AWARDS:

Easy Rider was nominated for 2 Oscars in 1970: Best Supporting Actor (Jack Nicholson) and Best Screenplay.
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Format: DVD
It is as simple as this. There's nothing, really, to "get". This movie is about freedom and peace. It's about how the tyranny of the "Status Quo" stifles the spirit of man, and with bleak outcome, illustrates how this wreckless hatred of difference, and unacceptance of our fellows, ends in destruction of peace. Those with baseless pride, always quick to judge and condemn, are the real villains, despite the protagonists' lawlessness, they bring no harm to anyone, which is in stark contrast to the majority of those they encounter.
I keep reading reviews on how many "sided with the rednecks". All I can say is that if you find yourself doing just that, then you really must delve further into the nature of freedom. *REAL* freedom.
That is the essense of this film. It is the one word of description to label it and define it. The protagonists' are on a quest to discover what it is to be free, whilst indulging in it. The realisation of the farmer's existence is an example of where they see how freedom is manifest in different forms. Despite the choice of the expression, the farmer and the (anti)heroes share a similar viewpoint on life.
This may very well be the most patriotic film ever made. It is a shame that so many can't look past the surface to see that fact.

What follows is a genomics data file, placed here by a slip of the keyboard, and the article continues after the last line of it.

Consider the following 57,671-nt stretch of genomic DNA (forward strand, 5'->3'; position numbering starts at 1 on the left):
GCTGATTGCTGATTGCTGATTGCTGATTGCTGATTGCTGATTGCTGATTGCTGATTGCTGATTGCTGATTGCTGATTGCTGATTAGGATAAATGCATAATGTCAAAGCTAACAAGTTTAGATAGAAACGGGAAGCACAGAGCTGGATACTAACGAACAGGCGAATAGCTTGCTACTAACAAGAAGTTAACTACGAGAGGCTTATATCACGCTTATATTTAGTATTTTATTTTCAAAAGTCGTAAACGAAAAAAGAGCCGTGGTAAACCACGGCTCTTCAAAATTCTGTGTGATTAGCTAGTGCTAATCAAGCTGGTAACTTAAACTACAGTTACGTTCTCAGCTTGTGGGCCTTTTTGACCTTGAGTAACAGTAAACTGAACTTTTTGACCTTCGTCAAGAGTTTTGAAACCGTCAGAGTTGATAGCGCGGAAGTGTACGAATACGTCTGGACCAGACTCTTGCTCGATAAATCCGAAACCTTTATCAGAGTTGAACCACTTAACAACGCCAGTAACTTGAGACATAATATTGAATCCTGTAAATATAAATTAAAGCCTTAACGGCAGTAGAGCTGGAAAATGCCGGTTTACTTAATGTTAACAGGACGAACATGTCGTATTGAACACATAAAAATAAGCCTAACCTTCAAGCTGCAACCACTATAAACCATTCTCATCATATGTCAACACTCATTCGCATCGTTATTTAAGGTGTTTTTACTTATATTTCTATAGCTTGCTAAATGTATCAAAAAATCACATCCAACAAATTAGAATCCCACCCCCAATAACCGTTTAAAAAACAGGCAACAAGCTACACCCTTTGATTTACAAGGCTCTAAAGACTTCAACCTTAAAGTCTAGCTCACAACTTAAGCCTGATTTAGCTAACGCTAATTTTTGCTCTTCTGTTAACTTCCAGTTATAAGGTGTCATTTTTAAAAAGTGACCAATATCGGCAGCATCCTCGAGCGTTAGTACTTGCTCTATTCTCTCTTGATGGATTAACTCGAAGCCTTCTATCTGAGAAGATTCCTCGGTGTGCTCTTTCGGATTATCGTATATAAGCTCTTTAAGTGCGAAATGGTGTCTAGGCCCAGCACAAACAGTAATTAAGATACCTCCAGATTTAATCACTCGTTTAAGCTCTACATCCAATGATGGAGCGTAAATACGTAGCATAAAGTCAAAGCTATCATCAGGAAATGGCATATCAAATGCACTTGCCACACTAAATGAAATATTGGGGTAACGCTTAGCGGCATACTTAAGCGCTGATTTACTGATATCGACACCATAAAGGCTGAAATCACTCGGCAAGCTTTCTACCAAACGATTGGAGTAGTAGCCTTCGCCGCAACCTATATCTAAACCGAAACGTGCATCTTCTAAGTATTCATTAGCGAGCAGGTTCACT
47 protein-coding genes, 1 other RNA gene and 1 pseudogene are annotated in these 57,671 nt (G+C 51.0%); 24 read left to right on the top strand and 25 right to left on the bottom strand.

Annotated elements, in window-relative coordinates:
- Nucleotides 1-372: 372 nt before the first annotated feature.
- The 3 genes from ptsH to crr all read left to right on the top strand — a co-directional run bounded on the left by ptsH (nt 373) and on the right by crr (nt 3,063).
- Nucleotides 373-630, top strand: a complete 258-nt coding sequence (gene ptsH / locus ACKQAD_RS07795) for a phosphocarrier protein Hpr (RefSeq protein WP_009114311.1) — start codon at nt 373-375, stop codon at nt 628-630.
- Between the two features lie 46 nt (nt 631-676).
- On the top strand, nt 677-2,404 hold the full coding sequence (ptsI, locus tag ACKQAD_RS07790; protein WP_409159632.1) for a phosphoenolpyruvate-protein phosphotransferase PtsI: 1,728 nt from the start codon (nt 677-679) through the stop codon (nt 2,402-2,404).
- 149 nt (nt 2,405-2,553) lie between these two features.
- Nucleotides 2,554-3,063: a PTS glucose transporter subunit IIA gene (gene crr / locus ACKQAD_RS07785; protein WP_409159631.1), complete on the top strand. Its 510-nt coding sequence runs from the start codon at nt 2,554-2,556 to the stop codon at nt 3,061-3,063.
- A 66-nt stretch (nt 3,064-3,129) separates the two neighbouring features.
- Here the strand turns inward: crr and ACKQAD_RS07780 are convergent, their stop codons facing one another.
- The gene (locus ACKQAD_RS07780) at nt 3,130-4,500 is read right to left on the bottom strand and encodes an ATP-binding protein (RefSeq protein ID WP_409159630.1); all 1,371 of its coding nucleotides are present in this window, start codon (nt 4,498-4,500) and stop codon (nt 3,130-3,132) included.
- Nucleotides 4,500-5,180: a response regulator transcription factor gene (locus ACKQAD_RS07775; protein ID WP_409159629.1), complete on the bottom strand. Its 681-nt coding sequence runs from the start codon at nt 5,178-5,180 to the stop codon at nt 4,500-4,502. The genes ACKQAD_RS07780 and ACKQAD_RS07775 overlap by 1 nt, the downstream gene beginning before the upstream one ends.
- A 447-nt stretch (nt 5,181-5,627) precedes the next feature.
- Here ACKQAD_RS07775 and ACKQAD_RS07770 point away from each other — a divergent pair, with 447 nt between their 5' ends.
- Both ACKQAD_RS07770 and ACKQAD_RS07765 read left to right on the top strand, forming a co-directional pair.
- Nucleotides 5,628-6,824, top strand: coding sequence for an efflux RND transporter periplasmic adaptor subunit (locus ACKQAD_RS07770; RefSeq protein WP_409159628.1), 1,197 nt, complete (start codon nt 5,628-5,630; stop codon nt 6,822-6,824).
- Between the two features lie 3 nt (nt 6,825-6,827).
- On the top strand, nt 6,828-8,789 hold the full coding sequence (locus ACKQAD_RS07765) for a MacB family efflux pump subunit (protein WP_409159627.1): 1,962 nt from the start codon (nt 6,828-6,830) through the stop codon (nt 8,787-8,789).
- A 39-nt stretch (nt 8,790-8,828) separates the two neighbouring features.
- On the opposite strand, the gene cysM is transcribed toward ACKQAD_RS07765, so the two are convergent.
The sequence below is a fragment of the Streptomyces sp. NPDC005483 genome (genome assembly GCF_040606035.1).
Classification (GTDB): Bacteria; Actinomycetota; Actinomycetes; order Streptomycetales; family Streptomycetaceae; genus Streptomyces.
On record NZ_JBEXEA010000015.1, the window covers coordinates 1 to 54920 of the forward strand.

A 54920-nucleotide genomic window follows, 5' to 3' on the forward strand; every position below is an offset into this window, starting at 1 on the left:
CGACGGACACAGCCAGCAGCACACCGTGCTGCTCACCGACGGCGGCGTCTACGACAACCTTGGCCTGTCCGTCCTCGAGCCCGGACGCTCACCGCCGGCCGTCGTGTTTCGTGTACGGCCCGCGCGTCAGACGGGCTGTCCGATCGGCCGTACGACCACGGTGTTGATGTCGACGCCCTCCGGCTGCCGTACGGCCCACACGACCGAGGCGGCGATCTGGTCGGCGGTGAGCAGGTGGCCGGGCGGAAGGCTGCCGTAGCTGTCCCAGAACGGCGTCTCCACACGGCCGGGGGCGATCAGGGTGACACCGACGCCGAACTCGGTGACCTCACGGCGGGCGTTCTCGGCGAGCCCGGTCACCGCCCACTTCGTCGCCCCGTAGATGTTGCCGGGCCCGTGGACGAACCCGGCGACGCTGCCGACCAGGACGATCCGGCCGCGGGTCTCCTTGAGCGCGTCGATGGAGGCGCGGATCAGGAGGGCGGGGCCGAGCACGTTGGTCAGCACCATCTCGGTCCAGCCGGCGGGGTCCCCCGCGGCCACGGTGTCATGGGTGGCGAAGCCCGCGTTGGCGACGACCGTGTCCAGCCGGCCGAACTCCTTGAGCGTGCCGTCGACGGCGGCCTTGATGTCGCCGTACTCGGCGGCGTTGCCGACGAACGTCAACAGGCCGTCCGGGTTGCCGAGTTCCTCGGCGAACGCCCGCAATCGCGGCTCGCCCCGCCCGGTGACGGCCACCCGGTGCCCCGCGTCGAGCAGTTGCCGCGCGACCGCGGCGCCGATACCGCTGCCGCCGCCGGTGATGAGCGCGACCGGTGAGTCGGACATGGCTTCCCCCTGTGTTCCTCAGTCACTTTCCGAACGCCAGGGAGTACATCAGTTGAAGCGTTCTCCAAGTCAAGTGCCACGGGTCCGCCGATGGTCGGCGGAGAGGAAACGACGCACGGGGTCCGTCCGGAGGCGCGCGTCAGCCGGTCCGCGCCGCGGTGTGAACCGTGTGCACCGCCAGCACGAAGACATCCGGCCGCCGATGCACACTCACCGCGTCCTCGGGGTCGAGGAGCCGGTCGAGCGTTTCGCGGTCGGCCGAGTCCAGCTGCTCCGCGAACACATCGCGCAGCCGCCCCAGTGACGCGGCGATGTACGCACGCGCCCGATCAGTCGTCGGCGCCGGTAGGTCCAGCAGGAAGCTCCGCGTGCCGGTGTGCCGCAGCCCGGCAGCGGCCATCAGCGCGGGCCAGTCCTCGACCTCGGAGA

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Format: DVD
Most of the negative reviews here criticise this movie as being dated and for idolising the waster culture - possibly related criticisms - but it's difficult to see how you could justify either except on a very cursory consideration of the film.
Easy Rider absolutely refuses to idolise the sixties ideal, and it is not to my eyes even vaguely dated (I say this having seen it for the first time last night, thirty three years late).
The golden thread running through this film is that THE PARTY'S OVER, DUDES.
Fonda states this explicitly ("we blew it...") and it's firmly implied in a devastatingly funny caricature of a dead beat hippy commune (as the city dropouts joyously commune with nature, scattering their seed on the barren land of the New Mexico desert, Fonda asks wryly, "do you, ah, get much rain up here?")
And (without wishing to spoil the ending) by the time the credits roll, our heroes haven't exactly profited from their wild lives. The ending of the film is profoundly pessimistic about the prospects for freedom and independence.
The film is certainly critical of the intolerant "establishment" (which nevertheless prevails), but if there is one character who does smell of roses, it is the farmer who takes the boys in for the night and who, says Fonda, should be proud simply for living off the land.
For my money this makes Easy Rider ahead, rather than behind its times. It's also rooted in a number of great cinematic traditions, aside from the Road Movie genre which it helped to invent. I like the idea (expressed in a review below) that this is a latter day western, even down to the character's names, Wyatt and Billy.